Deb Achak's photos thrill me. TK
Deb Achak's photos thrill me. Courtesy of Winston Wachter

If January has got you down, let art pick you back up.

Day In • Day Out returns this summer, August 12th thru 14th!
Featuring The National, Mitski, Mac DeMarco and more! Full lineup and tickets at

I've made it easy and compiled four killer shows to go to this weekend. Don't forget to wear a mask!

Diana Al-Hadid's Archive of Longings at Henry Art Gallery

Archive of Longings brings together 13 of sculptor Diana Al-Hadid's works made between 2010-2021 into an "interpretive grouping" for the first time, says the exhibition's press materials. Walking through the show feels like stepping onto a sandy beach where emotions, memories, and histories have washed ashore. As an artist, much of Al-Hadid's work concerns the female body as it relates to the Western art canon, nature, and "Syrian, Muslim, and immigrant histories and mythologies." Her bronze sculptures range from small to monumental in scale and look as if they've been ravaged by time and the sea. On low pedestals, bronze legs lay on top of and just off their platforms, covered in rust and drippy polymer gypsum. Above, giant sculptures like "Moving Target" resemble a sort of curtained staircase, inviting viewers to walk underneath and consider their body's relationship to the space. It's mythic.

Archive of Longings by Diana Al-Hadid closes next Sunday, February 6 at Henry Art Gallery.

Colby Bishop's Weirdly Clingy at Specialist
I love a soft sculpture.
I love a soft sculpture. Courtesy of Specialist Gallery

Down at Specialist in Pioneer Square, Cornish grad Colby Bishop has a delightful show of soft sculptures up through February 19. If you peer through the gallery's front window, you will get the sense that Bishop's creations are all hanging out with each other. With no backbone or spine of their own, these brightly colored blobs bend over the walls, sprawl across the floor, and curl up in the corner, just hardcore vibing inside the space. Bishop pulled inspiration from stuffed animals from their childhood and maternity to create these bad boys that serve as a playful antidote to these Touch Starved™ times. Go have fun.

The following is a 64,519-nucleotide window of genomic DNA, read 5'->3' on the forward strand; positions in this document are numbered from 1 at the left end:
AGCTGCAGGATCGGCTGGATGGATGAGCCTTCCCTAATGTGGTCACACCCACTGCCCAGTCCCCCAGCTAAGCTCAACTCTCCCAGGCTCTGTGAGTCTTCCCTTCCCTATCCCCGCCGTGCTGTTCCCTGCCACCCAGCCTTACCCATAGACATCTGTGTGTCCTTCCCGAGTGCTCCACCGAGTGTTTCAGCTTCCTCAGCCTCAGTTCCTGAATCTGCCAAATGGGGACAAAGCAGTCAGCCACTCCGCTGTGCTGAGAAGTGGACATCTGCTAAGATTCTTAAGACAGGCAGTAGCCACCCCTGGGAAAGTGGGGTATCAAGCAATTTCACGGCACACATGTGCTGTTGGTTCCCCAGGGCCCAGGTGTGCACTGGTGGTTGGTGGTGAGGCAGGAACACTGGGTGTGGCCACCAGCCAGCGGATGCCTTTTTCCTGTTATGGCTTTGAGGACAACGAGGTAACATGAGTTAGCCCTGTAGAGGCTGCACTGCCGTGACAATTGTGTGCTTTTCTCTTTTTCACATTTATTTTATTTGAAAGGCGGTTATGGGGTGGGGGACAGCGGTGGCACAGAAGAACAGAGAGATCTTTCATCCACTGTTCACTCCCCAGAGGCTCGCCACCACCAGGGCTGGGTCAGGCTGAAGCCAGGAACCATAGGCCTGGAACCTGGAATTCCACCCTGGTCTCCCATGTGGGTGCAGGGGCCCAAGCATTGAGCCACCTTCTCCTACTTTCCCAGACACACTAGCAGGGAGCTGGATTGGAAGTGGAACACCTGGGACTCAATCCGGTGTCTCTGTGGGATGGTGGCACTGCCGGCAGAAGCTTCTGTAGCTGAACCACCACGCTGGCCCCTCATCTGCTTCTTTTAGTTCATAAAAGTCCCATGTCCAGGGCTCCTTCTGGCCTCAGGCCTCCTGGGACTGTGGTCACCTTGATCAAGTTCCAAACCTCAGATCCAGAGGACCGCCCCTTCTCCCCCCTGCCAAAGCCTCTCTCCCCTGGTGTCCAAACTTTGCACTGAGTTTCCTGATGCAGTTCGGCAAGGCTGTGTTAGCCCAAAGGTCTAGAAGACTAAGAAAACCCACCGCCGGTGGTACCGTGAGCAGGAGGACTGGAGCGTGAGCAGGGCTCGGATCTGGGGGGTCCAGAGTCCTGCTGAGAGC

Weirdly Clingy by Colby Bishop is up at Specialist through February 19.

Deb Achak's Personal Space at Winston Wachter Gallery
Catch me.
Catch me. Courtesy of Winston Wachter Gallery

The first thing that comes to mind, for me, when looking at the terrific photographs from Deb Achak is a bridal bouquet. A lot of time and thought is put into how the bouquet should look—the colors, the meaning of the flowers, how they are arranged—only for it to be tossed into a preening crowd of loved ones at an afterparty. I'd like to think that pictures that compose Achak's Personal Space at Winston Wachter Gallery capture the bridal toss, but from the perspective of the bouquet hurling through the air. But of course, that isn't quite how Achak creates the shots. She actually shoots the flowers under the water, resulting in images that land somewhere between a meticulous oil-painted Dutch still life and a spur-of-the-moment action shot. As a whole, the show is meant to be "a soft look under the surface of what might be blooming inside all of us." Sexy.

Personal Space by Deb Achak is up at Winston Wachter Gallery through March 5.

Sasha Rudensky's Open Files at Das Schaufenster

Opening in July 2020 during the first year of the pandemic, Das Schaufenster ("viewing window" in German) is an experimental window gallery space in Ballard. Run by Seattle artist Anna Mlasowsky—who happens to live and work in the building—the gallery has embarked on a six-month-long series called The Middle Seat, which features immigrant artists from Eastern and Central Europe each month. First up on the docket is Russian-born photographer Sasha Rudensky's Open Files, which closes on February 12. This show takes censored and marked-up images from the US News and World Report's archive and blows them up, installing the photos in the window like a lightbox. Together, it "underscores the incomplete and fictional nature of an archive, questioning and subverting its inherent authority." Check it out on your evening stroll.

Open Files by Sasha Rudensky is up until February 12 at Das Schaufenster.